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Phone: 812-855-9846
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Marianne C. Kielian-Gilbert

Professor of Music (Music Theory)

Contact Information:
Simon Center, M325H


Music Theory

  • Ph.D., Doctor of Philosophy, University of Michigan, 1981
  • M.M., Master of Music, University of Michigan, 1974
  • B.M.E., Bachelor of Music Education, University of Nebraska, 1971

Marianne C. Kielian-Gilbert has served as secretary of Music Theory Midwest and vice-president of the Society for Music Theory and is a member of several editorial boards, including Perspectives of New Music, for which she also served a term as co-editor. She has published essays on Stravinsky's music, tonal/Schenkerian analysis, 20th- and 21st-century music, and music and cultural studies (feminism and music). Her work appears in essay collections and journals including College Music Symposium, In Theory Only, Journal of Musicology, Journal of Music Theory, Music Analysis, Music Perception, Music Theory Spectrum, 19th-Century Music, Perspectives of New Music, and Theory and Practice.

Recent publications concern music, philosophy and feminist theory, and music and analysis in different experiential, cultural, material/media, and philosophical orientations. These essays develop such topics as music's multi-dimensionality in multimedia and interdisciplinary performance, gender and sexuality in Britten's music, bells in Stravinsky's Le Sacre du printemps, music and disability, music of contemporary women composers, the poetry of Sylvia Plath in the music of Shulamit Ran, and music and dance. She was co-producer with conductor Carmen Helena Téllez for the 2008 world premiere of the opera ¡Únicamente la Verdad! (Only the Truth!) by Mexican composer Gabriela Ortiz at Indiana University. In 2008 she received the Distinguished Scholar Award from Indiana University's Office for Women's Affairs.

Selected recent publications:

“Compassion with the Abyss”: Sensory Estrangement in Britten’s Late Works Death in Venice Op. 88 and Phaedra Op 93. In Inspiration: Essays on Benjamin Britten from a Centenary Symposium. David Forrest (ed.), Quinn Patrick Ankrum, Stacey Jocoy, and Emily Yates (assoc. eds.). U.K.: Cambridge Scholars (2017, in press).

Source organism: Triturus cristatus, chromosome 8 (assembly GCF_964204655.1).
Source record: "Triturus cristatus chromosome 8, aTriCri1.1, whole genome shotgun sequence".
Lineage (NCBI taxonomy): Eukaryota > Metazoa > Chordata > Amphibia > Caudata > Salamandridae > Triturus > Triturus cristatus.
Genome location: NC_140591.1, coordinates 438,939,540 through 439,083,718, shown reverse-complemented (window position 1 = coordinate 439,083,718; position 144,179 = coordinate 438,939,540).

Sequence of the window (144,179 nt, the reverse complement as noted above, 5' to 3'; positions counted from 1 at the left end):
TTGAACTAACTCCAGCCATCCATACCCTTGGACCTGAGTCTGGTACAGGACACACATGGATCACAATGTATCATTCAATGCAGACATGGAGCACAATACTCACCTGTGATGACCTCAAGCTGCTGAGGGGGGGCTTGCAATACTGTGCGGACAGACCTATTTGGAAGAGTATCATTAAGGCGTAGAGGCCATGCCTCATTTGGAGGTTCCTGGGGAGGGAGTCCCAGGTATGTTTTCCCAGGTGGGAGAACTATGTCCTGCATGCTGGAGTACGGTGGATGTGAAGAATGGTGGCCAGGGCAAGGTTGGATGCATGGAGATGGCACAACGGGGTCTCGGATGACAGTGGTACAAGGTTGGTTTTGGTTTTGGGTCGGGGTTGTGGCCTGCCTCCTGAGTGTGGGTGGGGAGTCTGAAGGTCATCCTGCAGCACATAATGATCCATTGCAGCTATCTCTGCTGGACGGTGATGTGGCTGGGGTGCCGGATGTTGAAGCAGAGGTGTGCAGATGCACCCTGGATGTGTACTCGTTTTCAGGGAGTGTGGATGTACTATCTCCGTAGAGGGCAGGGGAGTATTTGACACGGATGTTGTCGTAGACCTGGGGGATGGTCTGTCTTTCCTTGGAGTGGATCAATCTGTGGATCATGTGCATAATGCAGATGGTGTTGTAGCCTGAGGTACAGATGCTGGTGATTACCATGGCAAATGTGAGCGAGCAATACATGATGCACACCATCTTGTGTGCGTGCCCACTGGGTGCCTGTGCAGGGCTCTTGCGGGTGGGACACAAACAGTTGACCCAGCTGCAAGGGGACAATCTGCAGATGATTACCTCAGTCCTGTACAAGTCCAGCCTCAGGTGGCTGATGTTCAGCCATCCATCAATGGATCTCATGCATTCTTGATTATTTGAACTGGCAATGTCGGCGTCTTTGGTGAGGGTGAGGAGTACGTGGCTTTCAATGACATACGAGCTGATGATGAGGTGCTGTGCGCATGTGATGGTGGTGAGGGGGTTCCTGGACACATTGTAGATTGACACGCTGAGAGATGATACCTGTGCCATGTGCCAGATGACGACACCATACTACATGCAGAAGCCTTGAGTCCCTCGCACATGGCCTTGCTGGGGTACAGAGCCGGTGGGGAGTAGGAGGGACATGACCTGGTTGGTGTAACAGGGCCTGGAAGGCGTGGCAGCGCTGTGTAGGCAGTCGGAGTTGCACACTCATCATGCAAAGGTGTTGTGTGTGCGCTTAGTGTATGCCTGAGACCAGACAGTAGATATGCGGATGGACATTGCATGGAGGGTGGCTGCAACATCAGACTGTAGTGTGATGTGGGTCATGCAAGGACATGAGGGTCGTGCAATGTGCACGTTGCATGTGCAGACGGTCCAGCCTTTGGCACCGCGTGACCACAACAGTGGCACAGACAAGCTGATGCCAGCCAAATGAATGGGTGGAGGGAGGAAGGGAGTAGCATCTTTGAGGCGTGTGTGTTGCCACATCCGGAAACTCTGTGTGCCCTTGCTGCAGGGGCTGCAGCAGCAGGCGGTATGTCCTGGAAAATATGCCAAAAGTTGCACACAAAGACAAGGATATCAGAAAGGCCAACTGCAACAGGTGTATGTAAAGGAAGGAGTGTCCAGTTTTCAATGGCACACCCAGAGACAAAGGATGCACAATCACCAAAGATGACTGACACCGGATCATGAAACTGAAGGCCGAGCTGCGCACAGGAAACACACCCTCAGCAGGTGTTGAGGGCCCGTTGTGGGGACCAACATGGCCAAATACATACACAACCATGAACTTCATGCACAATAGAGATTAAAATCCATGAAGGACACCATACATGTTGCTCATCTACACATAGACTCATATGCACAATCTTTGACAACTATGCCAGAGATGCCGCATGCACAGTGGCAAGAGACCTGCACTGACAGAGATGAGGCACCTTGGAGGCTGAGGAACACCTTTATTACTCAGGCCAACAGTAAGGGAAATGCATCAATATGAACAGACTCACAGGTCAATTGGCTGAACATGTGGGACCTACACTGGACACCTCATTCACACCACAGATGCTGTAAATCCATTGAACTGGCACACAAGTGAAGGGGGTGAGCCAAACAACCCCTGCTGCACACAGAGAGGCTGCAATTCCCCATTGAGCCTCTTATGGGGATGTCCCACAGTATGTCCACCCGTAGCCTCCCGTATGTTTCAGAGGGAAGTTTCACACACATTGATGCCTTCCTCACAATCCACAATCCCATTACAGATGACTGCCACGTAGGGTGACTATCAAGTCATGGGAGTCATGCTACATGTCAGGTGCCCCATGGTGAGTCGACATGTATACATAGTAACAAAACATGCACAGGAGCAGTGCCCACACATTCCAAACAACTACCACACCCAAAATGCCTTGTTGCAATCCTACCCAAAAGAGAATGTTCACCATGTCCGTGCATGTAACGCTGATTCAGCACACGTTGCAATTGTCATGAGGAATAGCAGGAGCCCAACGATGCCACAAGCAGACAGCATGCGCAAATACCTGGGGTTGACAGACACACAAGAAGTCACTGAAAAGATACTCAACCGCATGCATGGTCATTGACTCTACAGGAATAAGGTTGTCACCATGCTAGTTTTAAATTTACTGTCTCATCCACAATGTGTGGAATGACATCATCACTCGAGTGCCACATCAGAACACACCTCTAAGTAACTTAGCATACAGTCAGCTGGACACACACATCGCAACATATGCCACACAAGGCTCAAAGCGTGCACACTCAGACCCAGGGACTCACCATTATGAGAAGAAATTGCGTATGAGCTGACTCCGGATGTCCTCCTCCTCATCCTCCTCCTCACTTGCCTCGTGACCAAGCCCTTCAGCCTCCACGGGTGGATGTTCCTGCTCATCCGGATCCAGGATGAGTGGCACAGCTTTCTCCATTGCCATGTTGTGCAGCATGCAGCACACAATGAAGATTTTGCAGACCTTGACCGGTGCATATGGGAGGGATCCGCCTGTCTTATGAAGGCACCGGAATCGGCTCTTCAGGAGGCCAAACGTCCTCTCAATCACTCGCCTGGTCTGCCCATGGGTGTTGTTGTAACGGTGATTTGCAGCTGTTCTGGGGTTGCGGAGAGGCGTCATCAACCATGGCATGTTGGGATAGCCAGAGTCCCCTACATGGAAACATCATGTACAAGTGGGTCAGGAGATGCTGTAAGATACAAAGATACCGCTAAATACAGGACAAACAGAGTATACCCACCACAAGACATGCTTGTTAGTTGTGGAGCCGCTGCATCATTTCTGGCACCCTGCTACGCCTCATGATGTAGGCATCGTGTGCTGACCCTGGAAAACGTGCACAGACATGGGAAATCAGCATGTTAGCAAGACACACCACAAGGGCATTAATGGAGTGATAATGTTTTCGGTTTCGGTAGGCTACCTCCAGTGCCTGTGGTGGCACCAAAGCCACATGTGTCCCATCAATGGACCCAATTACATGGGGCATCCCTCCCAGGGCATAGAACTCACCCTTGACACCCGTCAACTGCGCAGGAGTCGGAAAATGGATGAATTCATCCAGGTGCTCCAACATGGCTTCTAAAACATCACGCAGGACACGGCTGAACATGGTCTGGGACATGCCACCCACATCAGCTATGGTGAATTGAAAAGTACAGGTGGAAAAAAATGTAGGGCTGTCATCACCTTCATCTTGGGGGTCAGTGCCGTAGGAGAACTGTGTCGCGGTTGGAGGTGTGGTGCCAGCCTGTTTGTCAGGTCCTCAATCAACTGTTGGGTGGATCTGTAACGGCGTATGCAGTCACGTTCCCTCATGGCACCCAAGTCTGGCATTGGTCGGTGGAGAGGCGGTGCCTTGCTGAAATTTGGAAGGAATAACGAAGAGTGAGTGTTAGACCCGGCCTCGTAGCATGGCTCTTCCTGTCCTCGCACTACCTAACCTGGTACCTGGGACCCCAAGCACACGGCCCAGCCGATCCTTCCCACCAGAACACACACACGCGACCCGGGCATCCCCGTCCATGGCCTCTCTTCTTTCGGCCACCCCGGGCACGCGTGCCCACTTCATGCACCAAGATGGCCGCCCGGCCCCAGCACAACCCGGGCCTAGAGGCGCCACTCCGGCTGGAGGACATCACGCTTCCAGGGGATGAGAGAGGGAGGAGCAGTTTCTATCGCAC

“Disabled Moves: Disturbing/activating differences of identity, multi-dimensional music listening.” In The Oxford Handbook of Music and Disability Studies. Edited by Joseph Straus, Blake Howe, Stephanie Jensen-Moulton, and Neil Lerner. New York: Oxford University Press (2015, forthcoming).

"Dissonant Bells: The Rite’s ‘Sacrificial Dance’ 1913/2013.” In Reassessing Stravinsky’s Le Sacre du printemps 1913/2013. Edited by S. Neff, M. Carr, G. Horlacher. Bloomington IN: Indiana University Press (2016, forthcoming). 

“Listening in Film: Music/Film Temporality, Materiality and Memory.” In The Oxford Handbook of Film Music Studies. Edited by David Neumeyer, 500-525. New York: Oxford University Press and Oxford Handbooks Online (2013). 

“Musical Bordering, Connecting Histories, Becoming Performative.” Music Theory Spectrum, Vol. 33, no. 2, Fall 2011, 200-207. Invited response for the Richard Taruskin Symposium.

“Music and the Difference in Becoming.” In Sounding the Virtual: Gilles Deleuze and the Theory and Philosophy of Music, 199-225. Edited by Brian Hulse and Nick Nesbitt. Ashgate, 2010.

“'Inventing a Melody with Harmony' —Tonal Potential and Bach’s “Das alte Jahr vergangen ist.” Journal of Music Theory, Vol. 50, no. 1, Fiftieth Anniversary Issue (Spring 2006), 77-102. Analysis Symposium “Das alte Jahr vergangen ist, BWV 614.” 

“Beyond Abnormality -- Dis/ability and Music’s Metamorphic Subjectivities.” In Sounding Off: Theorizing Disability in Music, 217-234. Edited by Neil Lerner and Joseph Straus. New York & London: Routledge, 2006.